Dr. Parish-Morris investigates social communication, specifically how vocal communication develops in children and adolescents with autism spectrum disorder. She uses computational approaches and machine learning to identify objective and reliable behavioral markers for use in screening, treatment and intervention response tracking, and to advance biological research.
Dr. Roberts investigates brain-wave scanning with magnetoencephalography (MEG) and works to identify biomarkers for neuropsychiatric disorders like autism. Those biomarkers are for diagnosis, prognosis, stratification, and response monitoring as well as substrate identification for targeted therapy. Putting the "bio" into biomarkers is a major emphasis of Dr. Roberts' research, for which he uses advanced diffusion magnetic resonance imaging (MRI) and edited spectroscopy.
Dr. Tunç is a computational scientist investigating the application of machine learning and statistical data analysis in various domains such as digital phenotyping, nature of psychopathology, and neuroimaging. He participates in studies using normative, developmental, and clinical samples to parse heterogeneity in psychiatric disorders by developing novel computational techniques.
Dr. Spinner's research focuses on the etiology and expressivity of pediatric developmental disorders. She uses genomic methods to focus on the multisystem disorder Alagille syndrome and biliary atresia, a likely heterogeneous and poorly understood condition. She is also interested in using genomic tools to continue to improve diagnostic rates for constitutional genetic disorders.
Dr. Anderson’s research interests focus on the molecular and cellular mechanisms that govern the development of the mammalian forebrain. In his research on the development of the cerebral cortex, he is particularly interested in understanding the molecular underpinnings behind the fate determination and axon targeting of subclasses of GABAergic interneurons implicated in the neuropathology of schizophrenia.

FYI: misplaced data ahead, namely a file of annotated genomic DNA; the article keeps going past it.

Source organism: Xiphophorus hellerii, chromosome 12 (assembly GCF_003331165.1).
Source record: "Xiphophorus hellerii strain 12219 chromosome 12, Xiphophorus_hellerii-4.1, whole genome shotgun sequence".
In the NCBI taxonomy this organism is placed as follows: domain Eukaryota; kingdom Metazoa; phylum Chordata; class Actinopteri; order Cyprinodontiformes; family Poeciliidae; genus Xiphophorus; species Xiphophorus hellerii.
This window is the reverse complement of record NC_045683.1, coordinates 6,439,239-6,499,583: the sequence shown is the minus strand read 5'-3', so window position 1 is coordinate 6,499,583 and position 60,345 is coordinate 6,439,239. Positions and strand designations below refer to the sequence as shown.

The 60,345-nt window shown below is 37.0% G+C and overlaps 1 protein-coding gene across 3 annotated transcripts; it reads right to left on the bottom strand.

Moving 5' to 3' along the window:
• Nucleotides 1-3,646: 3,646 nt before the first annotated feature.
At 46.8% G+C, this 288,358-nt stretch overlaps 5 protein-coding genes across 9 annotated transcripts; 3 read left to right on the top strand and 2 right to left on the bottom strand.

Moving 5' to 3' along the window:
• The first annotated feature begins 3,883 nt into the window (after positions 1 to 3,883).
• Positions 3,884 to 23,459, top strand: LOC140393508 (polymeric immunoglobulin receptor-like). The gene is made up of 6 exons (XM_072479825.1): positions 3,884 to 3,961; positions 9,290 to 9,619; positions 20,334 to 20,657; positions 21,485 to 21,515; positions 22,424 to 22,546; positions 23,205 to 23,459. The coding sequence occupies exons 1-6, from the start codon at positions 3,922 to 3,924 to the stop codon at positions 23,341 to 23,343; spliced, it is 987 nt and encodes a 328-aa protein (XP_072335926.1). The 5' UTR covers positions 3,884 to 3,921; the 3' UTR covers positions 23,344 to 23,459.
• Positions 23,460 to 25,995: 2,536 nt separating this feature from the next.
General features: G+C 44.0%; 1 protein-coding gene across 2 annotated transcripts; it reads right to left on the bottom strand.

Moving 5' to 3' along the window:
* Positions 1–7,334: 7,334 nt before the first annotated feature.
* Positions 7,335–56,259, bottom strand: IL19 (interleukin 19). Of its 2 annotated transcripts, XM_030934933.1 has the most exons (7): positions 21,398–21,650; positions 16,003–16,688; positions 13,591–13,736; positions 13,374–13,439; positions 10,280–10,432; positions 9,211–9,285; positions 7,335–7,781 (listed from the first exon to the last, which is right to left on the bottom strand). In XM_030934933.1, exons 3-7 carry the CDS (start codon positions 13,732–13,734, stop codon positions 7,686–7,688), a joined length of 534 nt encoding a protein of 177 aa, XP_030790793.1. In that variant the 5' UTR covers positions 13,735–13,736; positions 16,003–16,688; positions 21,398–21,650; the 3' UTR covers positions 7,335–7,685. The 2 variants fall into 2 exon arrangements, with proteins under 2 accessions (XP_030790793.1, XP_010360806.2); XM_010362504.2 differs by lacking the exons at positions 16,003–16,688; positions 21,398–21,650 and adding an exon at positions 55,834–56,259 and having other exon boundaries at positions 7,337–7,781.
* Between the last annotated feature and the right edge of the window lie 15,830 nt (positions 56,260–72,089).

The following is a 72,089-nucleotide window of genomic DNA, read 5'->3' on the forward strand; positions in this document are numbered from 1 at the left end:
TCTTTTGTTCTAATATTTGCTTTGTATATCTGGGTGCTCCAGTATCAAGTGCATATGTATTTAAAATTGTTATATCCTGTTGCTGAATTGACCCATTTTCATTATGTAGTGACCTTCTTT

Bone disorders exact a considerable toll on human health in both children and adults. Dr. Long seeks to understand the fundamental mechanisms underlying both normal skeletal development and the pathophysiology of bone diseases. His current research includes studies of skeletal stem cells and progenitors, metabolic regulation of bone cells, and the integration of bone and whole-body metabolism.
Dr. Koyama's research focuses on Hereditary Multiple Exostoses (HME), a genetic disorder that causes the development of multiple benign tumors on the surface of the metaphyses of long bones. Based on his extensive knowledge of the normal processes of skeletal development and growth, Dr. Koyama's research aims to clarify the molecular mechanisms of HME formation and growth.
Dr. Heuckeroth investigates mechanisms controlling bowel motility in order to find new ways to treat, diagnose, and prevent intestinal motility disorders. He works to define genetic, biochemical, and cellular processes that impact bowel function, with a special interest in the enteric nervous system and intestinal smooth muscle cells.